1937 Erstfeld outbreak

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In July 1937, 130 of 930 soldiers stationed in the small town of Erstfeld, Switzerland became ill with what the time was thought to be "Abortive poliomyelitis."[1]

Onset[edit | edit source]

Four days after training commenced the troops were all wet through on a field exercise. Two days later, a case of poliomyelitis occurred among them and although this case was at once diagnosed and removed to hospital. This was followed within twelve days by six cases with meningeal and myelitic symptoms, 16 purely meningeal cases and 108 with symptoms involving inflammation of the upper respiratory tract. The incubation period was 4-7 days.[2]

Symptoms[edit | edit source]

Of the 130 cases, 83 percent were had systemic symptoms and were regarded as abortive poliomyelitis[1][2]; 12% had meningeal involvement (involvement of the lining of the brain and spinal cord); and 5% developed encephalomyelitis with paresis (muscle weakness caused by nerve damage or disease or partial paralysis).[1]

Symptoms[1] included:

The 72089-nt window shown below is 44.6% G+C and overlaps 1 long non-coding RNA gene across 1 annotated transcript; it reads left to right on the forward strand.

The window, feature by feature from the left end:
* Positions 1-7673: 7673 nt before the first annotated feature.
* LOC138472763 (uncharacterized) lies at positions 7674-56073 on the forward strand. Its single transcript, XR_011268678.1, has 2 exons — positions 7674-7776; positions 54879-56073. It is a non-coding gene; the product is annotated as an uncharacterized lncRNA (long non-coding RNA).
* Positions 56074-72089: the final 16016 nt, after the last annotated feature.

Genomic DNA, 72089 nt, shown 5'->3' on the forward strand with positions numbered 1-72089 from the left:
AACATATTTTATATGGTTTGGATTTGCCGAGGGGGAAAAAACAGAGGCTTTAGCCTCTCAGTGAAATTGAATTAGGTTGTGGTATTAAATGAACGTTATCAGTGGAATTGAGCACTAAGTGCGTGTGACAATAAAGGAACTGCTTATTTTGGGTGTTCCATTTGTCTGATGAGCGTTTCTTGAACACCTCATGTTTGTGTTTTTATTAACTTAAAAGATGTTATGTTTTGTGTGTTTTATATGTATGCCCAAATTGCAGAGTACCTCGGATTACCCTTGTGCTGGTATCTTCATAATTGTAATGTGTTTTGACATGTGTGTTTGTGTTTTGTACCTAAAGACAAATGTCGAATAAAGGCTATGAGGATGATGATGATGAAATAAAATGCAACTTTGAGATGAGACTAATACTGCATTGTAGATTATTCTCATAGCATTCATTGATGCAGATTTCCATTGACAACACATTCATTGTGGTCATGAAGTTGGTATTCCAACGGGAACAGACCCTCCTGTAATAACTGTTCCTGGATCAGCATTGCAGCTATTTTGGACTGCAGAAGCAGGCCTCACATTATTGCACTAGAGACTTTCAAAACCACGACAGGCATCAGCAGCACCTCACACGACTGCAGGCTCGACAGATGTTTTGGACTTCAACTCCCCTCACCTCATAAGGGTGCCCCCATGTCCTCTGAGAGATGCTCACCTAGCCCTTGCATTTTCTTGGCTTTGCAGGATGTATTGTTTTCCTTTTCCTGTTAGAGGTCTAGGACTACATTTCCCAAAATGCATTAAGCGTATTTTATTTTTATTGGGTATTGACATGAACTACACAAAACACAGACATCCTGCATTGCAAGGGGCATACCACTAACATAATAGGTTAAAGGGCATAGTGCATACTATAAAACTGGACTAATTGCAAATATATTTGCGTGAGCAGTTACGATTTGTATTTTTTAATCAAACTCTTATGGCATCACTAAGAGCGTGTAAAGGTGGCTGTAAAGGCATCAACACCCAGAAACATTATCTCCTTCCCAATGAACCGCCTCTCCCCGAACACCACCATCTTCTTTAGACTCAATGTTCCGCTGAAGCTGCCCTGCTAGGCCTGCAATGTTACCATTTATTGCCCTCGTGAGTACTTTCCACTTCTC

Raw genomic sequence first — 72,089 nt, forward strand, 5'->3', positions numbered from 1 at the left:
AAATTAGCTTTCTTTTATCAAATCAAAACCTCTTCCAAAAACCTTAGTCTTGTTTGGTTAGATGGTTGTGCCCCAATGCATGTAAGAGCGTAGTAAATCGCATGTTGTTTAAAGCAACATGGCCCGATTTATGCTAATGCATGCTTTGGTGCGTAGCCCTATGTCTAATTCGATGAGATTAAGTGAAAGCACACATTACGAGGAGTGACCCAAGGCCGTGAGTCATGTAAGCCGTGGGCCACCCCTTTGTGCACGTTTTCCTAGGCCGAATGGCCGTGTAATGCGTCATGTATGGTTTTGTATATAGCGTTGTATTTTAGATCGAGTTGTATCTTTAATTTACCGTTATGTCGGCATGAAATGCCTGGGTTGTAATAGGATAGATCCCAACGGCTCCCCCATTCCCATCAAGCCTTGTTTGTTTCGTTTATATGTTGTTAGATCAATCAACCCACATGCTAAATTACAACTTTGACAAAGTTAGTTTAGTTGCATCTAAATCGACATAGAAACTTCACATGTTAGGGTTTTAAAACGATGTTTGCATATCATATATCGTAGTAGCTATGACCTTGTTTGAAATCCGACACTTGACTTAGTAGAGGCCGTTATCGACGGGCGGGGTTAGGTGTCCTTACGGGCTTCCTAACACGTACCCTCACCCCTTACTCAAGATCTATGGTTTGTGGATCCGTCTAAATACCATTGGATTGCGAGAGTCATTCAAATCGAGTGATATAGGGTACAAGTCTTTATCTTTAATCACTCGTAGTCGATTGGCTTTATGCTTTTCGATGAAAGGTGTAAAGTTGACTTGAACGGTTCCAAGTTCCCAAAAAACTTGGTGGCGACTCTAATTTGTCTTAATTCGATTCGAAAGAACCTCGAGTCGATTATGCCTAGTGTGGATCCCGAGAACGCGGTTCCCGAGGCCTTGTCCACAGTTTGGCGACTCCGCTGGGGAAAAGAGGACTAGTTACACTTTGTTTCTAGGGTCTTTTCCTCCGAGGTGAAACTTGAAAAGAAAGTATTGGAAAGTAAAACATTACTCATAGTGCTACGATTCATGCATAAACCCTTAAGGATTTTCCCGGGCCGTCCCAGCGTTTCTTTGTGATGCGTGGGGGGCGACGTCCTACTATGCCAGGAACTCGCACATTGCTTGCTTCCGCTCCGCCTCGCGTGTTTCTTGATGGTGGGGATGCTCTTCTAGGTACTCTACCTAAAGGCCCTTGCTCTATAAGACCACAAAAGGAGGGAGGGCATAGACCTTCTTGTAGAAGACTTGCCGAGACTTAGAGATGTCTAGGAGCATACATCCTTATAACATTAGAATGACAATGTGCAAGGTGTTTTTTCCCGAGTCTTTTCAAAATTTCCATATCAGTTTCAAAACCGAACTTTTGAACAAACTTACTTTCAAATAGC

• Sweating
  • Sensitivity to touch, pain, or other sensory stimuli
  • Diminished muscle tone was noted in those who complained of sharp pain in their legs.

Findings[edit | edit source]

The cerebrospinal fluid was normal.[1]

Epidemiology[edit | edit source]

This outbreak was notable for its high attack rate: 14% of soldiers were affected, as compared to 1.3% for a confirmed poliomyelitis outbreak in 1936.[2] (This was a common feature of epidemic myalgic encephalomyelitis that distinguished it from polio outbreaks.)

The troops had been recruited in Zurich, where a case of the disease was reported on July 11th. The epidemic did not spread to any citizens of the town. A similar epidemic was recorded in September, 1937, less than three months later, in the women's section of a St. Gallen hospital, Switzerland, less than 200 km or 125 miles away from Erstfeld.[1]

Prognosis[edit | edit source]

The meningeal and upper respiratory forms cleared up in 2-5 days and all cases recovered within five weeks. There were no deaths and no residual paralysis.[2] 

See Also[edit | edit source]

References[edit | edit source]

  1. 1.0 1.1 1.2 1.3 1.4 1.5 Parish, JG (1978). "Early outbreaks of 'epidemic neuromyasthenia'". Postgraduate Medical Journal. 54: 711–7. 
  2. 2.0 2.1 2.2 2.3 Stahel, H (July 1937). "An Epidemie of Poliomyelitis among Swiss Troops at Erstfeld from July 18 to 30, 1937, with a Large Number of Abortive Cases". Schweizerische Medizinische Wochenschrift. 68: 86–91. 


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From MEpedia, a crowd-sourced encyclopedia of ME and CFS science and history